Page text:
Saturday, February 7, 2009

Worst 10 year stretch ever for real S&P500 returns

Floyd Norris explains that the 10 years ending January 2009 have been the worst ever for annual real returns of the S&P500: "Over the 10 years through January, an investor holding the stocks in the S.& P.’s 500-stock index, and reinvesting the dividends, would have lost about 5.1 percent a year after adjusting for inflation, as is shown in the accompanying chart.

Until now, the worst 10-year period, by that measure, was the period that ended September 1974, with a compound annual decline of 4.3 percent.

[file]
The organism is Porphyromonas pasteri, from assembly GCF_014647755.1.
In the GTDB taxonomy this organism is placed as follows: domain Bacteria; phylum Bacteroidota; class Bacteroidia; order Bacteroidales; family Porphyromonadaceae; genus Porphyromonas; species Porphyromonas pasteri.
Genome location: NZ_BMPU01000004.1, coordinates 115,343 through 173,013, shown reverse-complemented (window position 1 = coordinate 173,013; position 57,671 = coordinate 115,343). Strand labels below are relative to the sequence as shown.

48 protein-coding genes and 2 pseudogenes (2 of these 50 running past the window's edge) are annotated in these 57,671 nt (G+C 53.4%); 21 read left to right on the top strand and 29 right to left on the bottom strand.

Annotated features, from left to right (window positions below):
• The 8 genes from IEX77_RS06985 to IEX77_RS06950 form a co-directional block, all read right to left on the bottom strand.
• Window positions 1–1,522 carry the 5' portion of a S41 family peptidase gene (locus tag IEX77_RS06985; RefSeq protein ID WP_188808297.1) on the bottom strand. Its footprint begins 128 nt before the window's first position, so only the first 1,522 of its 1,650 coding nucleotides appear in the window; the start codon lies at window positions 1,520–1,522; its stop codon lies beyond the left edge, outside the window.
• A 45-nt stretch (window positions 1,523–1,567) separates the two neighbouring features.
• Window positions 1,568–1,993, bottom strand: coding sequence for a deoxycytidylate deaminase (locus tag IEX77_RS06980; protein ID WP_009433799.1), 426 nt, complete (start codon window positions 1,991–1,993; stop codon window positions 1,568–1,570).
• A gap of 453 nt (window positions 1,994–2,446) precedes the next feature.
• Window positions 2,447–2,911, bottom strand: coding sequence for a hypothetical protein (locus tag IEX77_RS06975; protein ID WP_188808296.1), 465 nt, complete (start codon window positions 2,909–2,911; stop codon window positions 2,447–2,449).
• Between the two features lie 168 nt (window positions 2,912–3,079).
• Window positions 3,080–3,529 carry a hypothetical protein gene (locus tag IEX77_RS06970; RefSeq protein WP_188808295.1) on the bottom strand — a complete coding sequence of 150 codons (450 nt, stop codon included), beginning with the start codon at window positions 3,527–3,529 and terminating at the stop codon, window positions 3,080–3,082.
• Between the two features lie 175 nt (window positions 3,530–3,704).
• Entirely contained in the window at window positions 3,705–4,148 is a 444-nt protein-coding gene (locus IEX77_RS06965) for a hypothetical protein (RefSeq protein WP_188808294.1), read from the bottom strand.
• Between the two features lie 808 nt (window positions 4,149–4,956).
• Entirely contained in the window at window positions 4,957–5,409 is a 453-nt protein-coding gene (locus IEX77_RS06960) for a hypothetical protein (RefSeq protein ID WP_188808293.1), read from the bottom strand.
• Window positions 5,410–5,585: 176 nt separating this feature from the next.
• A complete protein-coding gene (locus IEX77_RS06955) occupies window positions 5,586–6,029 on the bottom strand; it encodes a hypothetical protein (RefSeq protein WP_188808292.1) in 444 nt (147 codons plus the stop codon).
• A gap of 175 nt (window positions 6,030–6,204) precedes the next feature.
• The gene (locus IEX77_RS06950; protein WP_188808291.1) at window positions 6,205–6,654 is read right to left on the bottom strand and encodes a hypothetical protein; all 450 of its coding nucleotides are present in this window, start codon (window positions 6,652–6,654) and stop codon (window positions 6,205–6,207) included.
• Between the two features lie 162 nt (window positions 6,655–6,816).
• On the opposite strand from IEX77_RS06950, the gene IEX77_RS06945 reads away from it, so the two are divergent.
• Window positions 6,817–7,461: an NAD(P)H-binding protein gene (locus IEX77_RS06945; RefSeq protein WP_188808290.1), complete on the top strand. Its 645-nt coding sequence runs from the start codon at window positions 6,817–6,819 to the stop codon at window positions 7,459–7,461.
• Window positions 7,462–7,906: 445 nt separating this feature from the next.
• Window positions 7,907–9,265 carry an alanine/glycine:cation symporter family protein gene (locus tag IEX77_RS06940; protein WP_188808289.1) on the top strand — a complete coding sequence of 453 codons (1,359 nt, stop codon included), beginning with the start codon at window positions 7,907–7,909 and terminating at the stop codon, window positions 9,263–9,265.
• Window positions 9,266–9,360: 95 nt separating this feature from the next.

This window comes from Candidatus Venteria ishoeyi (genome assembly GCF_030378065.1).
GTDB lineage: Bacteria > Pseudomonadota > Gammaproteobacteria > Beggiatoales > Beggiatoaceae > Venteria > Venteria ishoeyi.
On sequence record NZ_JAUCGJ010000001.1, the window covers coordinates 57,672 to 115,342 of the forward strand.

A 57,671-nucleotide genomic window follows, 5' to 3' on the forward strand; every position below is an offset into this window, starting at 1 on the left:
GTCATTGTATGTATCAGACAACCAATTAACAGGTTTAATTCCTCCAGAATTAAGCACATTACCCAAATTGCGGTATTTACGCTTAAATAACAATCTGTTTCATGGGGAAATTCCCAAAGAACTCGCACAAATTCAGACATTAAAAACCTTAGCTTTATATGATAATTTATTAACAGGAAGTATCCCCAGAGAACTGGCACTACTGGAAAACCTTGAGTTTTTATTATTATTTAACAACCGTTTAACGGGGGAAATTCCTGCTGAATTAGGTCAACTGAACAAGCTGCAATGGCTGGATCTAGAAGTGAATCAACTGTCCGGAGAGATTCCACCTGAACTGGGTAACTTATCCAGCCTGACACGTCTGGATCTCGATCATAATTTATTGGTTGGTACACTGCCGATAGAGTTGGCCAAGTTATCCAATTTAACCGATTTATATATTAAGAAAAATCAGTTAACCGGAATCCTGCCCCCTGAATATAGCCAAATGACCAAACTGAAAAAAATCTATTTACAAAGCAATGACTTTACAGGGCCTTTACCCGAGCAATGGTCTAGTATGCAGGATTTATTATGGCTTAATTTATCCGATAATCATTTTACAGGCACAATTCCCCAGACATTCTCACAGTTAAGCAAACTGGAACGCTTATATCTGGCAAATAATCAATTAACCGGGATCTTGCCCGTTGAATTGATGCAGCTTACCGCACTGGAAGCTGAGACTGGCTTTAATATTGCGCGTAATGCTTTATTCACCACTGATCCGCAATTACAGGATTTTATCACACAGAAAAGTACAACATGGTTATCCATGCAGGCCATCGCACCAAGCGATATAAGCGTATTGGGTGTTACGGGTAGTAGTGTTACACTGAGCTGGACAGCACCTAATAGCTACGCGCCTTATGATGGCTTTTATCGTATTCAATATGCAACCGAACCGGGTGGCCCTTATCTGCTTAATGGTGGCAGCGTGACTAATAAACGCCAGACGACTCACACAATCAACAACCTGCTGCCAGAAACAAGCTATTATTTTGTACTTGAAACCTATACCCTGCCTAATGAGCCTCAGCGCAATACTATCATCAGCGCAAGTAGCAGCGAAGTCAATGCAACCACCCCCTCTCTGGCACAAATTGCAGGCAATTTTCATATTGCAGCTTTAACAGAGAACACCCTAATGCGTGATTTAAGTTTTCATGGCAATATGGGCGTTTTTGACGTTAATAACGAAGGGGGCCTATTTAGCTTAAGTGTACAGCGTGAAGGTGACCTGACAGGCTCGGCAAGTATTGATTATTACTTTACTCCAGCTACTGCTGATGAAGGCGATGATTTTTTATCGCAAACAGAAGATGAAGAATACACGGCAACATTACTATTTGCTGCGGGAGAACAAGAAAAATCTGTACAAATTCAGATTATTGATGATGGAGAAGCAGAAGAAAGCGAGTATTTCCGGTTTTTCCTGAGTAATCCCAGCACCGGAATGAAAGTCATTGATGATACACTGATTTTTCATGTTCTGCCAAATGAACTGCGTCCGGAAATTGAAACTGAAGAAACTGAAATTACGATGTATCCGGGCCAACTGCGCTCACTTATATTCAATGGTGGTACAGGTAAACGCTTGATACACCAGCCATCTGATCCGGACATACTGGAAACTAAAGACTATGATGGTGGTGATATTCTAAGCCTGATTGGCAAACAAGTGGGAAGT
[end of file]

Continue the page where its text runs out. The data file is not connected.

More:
That decline was strongly influenced by inflation. Ignoring inflation, stocks over that decade returned half a percent a year, not a very good showing but not a loss. But with inflation taking off, the real, inflation-adjusted return was negative.

For the current period, the total return was negative, at minus 2.6 percent a year, even before factoring in inflation."

Mr Norris adds "Many things influence stock prices, of course, and there is no guarantee that continued economic and financial woes will not drive the market down from here. But long-term investors may be able to take comfort from the fact that bad decades are often followed by 10-year periods that are better than the long-term average, which shows a gain of 6.2 percent a year." Looking at the chat above confirms this. In the past keeping stocks for 10 years after a negative 10 years streak usually provided positive real returns.

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